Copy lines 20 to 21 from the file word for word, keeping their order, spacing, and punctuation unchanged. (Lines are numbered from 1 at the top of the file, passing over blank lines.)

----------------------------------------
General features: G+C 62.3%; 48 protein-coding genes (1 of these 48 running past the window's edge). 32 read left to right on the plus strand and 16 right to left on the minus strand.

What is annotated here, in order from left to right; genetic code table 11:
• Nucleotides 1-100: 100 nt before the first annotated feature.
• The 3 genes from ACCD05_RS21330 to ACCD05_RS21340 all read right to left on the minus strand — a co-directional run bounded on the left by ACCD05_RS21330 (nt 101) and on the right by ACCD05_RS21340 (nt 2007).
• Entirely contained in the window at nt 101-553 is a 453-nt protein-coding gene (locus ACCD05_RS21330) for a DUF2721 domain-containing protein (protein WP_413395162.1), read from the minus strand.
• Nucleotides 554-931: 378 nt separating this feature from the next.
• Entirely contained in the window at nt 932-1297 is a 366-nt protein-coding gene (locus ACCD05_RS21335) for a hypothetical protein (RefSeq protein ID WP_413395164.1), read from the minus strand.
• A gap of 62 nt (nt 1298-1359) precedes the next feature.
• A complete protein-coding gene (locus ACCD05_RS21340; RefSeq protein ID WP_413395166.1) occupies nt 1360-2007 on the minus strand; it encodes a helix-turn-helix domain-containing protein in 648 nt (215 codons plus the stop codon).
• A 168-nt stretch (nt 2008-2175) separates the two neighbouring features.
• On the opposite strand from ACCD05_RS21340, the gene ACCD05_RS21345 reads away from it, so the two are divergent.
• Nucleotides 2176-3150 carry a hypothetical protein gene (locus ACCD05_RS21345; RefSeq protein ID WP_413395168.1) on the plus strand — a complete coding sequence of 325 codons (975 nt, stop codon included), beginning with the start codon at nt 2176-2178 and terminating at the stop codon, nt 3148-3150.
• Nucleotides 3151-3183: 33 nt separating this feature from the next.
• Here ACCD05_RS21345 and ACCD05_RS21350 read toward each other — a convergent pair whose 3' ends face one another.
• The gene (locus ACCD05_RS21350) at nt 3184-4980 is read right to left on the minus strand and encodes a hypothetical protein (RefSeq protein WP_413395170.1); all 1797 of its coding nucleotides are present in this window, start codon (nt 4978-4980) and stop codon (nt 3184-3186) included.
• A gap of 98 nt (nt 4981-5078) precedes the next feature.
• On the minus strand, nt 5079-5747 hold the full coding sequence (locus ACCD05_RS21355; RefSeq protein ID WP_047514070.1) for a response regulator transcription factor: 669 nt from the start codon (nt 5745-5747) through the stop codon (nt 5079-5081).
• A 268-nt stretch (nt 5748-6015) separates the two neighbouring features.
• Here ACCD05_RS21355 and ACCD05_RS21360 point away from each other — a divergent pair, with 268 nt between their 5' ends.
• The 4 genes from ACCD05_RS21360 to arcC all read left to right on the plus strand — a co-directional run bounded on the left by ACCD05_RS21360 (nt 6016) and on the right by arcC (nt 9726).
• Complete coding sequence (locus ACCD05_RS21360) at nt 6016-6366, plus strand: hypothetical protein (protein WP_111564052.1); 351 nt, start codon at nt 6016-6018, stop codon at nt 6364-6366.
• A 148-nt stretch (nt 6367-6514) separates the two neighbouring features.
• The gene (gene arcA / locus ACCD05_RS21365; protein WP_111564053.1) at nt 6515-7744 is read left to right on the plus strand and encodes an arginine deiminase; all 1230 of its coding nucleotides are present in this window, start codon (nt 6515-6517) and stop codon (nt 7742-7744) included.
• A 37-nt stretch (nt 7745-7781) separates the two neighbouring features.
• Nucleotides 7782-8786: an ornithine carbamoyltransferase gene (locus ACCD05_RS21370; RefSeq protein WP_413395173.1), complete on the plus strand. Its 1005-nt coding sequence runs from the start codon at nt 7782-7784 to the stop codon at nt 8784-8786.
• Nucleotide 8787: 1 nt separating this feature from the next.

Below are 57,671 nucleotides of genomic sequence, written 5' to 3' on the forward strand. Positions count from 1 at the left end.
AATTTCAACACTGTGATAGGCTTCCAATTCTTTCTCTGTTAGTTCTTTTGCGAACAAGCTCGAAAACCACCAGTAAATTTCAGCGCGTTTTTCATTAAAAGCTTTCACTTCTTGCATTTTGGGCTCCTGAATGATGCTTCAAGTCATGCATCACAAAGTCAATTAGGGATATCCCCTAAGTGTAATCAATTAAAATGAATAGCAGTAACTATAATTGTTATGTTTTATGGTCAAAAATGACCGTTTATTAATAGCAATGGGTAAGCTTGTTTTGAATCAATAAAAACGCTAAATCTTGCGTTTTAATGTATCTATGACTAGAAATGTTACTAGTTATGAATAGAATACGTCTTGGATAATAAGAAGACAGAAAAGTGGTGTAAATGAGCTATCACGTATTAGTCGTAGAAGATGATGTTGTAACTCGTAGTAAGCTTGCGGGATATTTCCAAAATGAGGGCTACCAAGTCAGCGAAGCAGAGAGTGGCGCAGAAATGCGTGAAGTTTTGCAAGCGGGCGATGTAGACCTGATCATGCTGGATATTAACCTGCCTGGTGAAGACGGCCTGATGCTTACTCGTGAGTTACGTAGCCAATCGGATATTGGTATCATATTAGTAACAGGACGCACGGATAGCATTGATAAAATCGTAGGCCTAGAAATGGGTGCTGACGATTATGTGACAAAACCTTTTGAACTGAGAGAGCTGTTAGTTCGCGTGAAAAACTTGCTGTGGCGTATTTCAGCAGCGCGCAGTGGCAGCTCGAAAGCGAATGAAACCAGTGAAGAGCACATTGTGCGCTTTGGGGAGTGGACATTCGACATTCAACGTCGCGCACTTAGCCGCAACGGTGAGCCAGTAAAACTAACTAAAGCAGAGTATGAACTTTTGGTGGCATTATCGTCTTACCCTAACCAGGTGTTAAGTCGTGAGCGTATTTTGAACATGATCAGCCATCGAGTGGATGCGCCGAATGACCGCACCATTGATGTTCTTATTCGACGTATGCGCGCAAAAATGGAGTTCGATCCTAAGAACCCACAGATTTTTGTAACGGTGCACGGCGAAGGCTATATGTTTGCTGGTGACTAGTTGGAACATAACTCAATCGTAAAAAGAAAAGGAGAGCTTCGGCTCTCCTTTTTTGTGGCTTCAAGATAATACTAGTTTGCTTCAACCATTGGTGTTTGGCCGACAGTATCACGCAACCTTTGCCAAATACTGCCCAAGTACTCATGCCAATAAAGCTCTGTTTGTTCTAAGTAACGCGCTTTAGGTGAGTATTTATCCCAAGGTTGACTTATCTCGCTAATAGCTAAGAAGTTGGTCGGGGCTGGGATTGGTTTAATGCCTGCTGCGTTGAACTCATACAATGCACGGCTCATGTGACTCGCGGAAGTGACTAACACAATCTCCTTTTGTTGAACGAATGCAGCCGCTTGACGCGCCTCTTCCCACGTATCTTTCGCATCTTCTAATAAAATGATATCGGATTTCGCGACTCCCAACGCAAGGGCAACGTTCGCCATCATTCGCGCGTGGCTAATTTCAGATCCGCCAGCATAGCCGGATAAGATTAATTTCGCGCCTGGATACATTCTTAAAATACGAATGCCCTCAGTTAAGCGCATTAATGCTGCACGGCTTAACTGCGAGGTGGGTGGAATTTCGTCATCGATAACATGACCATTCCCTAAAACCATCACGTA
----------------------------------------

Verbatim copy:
• The 4 genes from ACCD05_RS21360 to arcC all read left to right on the plus strand — a co-directional run bounded on the left by ACCD05_RS21360 (nt 6016) and on the right by arcC (nt 9726).
• Complete coding sequence (locus ACCD05_RS21360) at nt 6016-6366, plus strand: hypothetical protein (protein WP_111564052.1); 351 nt, start codon at nt 6016-6018, stop codon at nt 6364-6366.